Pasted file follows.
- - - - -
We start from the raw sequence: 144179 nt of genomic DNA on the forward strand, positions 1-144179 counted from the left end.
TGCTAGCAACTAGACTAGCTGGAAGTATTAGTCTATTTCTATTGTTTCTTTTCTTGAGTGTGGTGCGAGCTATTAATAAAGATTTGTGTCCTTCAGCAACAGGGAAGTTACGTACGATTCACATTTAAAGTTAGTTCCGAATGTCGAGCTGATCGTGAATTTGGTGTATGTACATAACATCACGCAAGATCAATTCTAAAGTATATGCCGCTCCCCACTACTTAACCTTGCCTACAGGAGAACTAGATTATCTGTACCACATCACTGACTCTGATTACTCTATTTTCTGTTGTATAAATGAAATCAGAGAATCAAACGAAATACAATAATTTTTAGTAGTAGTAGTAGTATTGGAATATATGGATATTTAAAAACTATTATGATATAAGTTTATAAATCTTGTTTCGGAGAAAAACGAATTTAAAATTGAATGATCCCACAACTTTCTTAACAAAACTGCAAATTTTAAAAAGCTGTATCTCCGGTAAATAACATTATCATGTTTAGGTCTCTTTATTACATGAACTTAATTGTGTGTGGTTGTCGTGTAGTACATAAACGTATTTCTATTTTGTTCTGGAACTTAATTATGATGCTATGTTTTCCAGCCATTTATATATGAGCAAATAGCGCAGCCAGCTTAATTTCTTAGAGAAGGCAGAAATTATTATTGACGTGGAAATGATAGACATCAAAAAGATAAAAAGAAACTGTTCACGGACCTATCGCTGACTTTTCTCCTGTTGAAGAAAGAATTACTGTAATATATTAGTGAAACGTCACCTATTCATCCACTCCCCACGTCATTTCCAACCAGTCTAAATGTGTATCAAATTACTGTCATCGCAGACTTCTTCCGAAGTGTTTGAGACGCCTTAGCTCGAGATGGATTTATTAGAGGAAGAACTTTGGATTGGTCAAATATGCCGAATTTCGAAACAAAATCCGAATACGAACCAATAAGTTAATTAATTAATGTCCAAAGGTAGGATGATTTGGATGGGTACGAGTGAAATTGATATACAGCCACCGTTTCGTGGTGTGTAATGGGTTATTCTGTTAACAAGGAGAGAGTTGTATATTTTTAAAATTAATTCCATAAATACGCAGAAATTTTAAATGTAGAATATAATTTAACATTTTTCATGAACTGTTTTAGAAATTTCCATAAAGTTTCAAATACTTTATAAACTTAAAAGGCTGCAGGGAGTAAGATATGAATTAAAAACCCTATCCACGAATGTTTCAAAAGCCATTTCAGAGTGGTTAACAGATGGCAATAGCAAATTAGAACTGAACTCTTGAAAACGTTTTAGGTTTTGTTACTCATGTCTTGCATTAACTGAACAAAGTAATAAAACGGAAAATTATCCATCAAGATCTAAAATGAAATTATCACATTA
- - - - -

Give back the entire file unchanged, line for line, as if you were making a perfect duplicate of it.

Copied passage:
We start from the raw sequence: 144179 nt of genomic DNA on the forward strand, positions 1-144179 counted from the left end.
TGCTAGCAACTAGACTAGCTGGAAGTATTAGTCTATTTCTATTGTTTCTTTTCTTGAGTGTGGTGCGAGCTATTAATAAAGATTTGTGTCCTTCAGCAACAGGGAAGTTACGTACGATTCACATTTAAAGTTAGTTCCGAATGTCGAGCTGATCGTGAATTTGGTGTATGTACATAACATCACGCAAGATCAATTCTAAAGTATATGCCGCTCCCCACTACTTAACCTTGCCTACAGGAGAACTAGATTATCTGTACCACATCACTGACTCTGATTACTCTATTTTCTGTTGTATAAATGAAATCAGAGAATCAAACGAAATACAATAATTTTTAGTAGTAGTAGTAGTATTGGAATATATGGATATTTAAAAACTATTATGATATAAGTTTATAAATCTTGTTTCGGAGAAAAACGAATTTAAAATTGAATGATCCCACAACTTTCTTAACAAAACTGCAAATTTTAAAAAGCTGTATCTCCGGTAAATAACATTATCATGTTTAGGTCTCTTTATTACATGAACTTAATTGTGTGTGGTTGTCGTGTAGTACATAAACGTATTTCTATTTTGTTCTGGAACTTAATTATGATGCTATGTTTTCCAGCCATTTATATATGAGCAAATAGCGCAGCCAGCTTAATTTCTTAGAGAAGGCAGAAATTATTATTGACGTGGAAATGATAGACATCAAAAAGATAAAAAGAAACTGTTCACGGACCTATCGCTGACTTTTCTCCTGTTGAAGAAAGAATTACTGTAATATATTAGTGAAACGTCACCTATTCATCCACTCCCCACGTCATTTCCAACCAGTCTAAATGTGTATCAAATTACTGTCATCGCAGACTTCTTCCGAAGTGTTTGAGACGCCTTAGCTCGAGATGGATTTATTAGAGGAAGAACTTTGGATTGGTCAAATATGCCGAATTTCGAAACAAAATCCGAATACGAACCAATAAGTTAATTAATTAATGTCCAAAGGTAGGATGATTTGGATGGGTACGAGTGAAATTGATATACAGCCACCGTTTCGTGGTGTGTAATGGGTTATTCTGTTAACAAGGAGAGAGTTGTATATTTTTAAAATTAATTCCATAAATACGCAGAAATTTTAAATGTAGAATATAATTTAACATTTTTCATGAACTGTTTTAGAAATTTCCATAAAGTTTCAAATACTTTATAAACTTAAAAGGCTGCAGGGAGTAAGATATGAATTAAAAACCCTATCCACGAATGTTTCAAAAGCCATTTCAGAGTGGTTAACAGATGGCAATAGCAAATTAGAACTGAACTCTTGAAAACGTTTTAGGTTTTGTTACTCATGTCTTGCATTAACTGAACAAAGTAATAAAACGGAAAATTATCCATCAAGATCTAAAATGAAATTATCACATTA